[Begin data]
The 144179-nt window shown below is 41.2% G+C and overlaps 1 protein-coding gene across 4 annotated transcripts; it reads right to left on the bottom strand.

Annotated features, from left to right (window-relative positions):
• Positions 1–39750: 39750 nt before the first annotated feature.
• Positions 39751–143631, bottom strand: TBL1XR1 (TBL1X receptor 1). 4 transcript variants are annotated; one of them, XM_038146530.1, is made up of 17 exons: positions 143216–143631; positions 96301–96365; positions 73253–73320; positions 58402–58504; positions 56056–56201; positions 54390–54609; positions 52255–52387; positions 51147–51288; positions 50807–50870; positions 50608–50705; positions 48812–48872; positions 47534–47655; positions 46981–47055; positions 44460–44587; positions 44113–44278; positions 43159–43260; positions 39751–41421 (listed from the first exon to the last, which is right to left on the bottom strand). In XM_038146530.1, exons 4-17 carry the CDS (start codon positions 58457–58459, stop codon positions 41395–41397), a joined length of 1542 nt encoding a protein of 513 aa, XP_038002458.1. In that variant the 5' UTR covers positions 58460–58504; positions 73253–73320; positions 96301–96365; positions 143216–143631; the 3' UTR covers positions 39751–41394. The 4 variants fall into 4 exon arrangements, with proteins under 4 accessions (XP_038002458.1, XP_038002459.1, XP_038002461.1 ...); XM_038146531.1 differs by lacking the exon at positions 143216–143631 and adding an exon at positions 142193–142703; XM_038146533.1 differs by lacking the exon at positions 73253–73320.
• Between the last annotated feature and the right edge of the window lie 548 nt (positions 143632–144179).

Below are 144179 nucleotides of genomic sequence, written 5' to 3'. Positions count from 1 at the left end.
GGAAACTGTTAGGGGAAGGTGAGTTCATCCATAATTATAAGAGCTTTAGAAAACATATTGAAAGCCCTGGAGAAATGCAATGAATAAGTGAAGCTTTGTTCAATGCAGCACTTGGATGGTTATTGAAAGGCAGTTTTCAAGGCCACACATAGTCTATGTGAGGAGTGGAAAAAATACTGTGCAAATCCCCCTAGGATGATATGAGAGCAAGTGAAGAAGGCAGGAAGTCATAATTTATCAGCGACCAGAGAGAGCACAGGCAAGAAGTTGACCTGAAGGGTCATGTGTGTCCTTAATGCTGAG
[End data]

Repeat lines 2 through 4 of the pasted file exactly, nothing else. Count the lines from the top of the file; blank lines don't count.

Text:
Annotated features, from left to right (window-relative positions):
• Positions 1–39750: 39750 nt before the first annotated feature.
• Positions 39751–143631, bottom strand: TBL1XR1 (TBL1X receptor 1). 4 transcript variants are annotated; one of them, XM_038146530.1, is made up of 17 exons: positions 143216–143631; positions 96301–96365; positions 73253–73320; positions 58402–58504; positions 56056–56201; positions 54390–54609; positions 52255–52387; positions 51147–51288; positions 50807–50870; positions 50608–50705; positions 48812–48872; positions 47534–47655; positions 46981–47055; positions 44460–44587; positions 44113–44278; positions 43159–43260; positions 39751–41421 (listed from the first exon to the last, which is right to left on the bottom strand). In XM_038146530.1, exons 4-17 carry the CDS (start codon positions 58457–58459, stop codon positions 41395–41397), a joined length of 1542 nt encoding a protein of 513 aa, XP_038002458.1. In that variant the 5' UTR covers positions 58460–58504; positions 73253–73320; positions 96301–96365; positions 143216–143631; the 3' UTR covers positions 39751–41394. The 4 variants fall into 4 exon arrangements, with proteins under 4 accessions (XP_038002458.1, XP_038002459.1, XP_038002461.1 ...); XM_038146531.1 differs by lacking the exon at positions 143216–143631 and adding an exon at positions 142193–142703; XM_038146533.1 differs by lacking the exon at positions 73253–73320.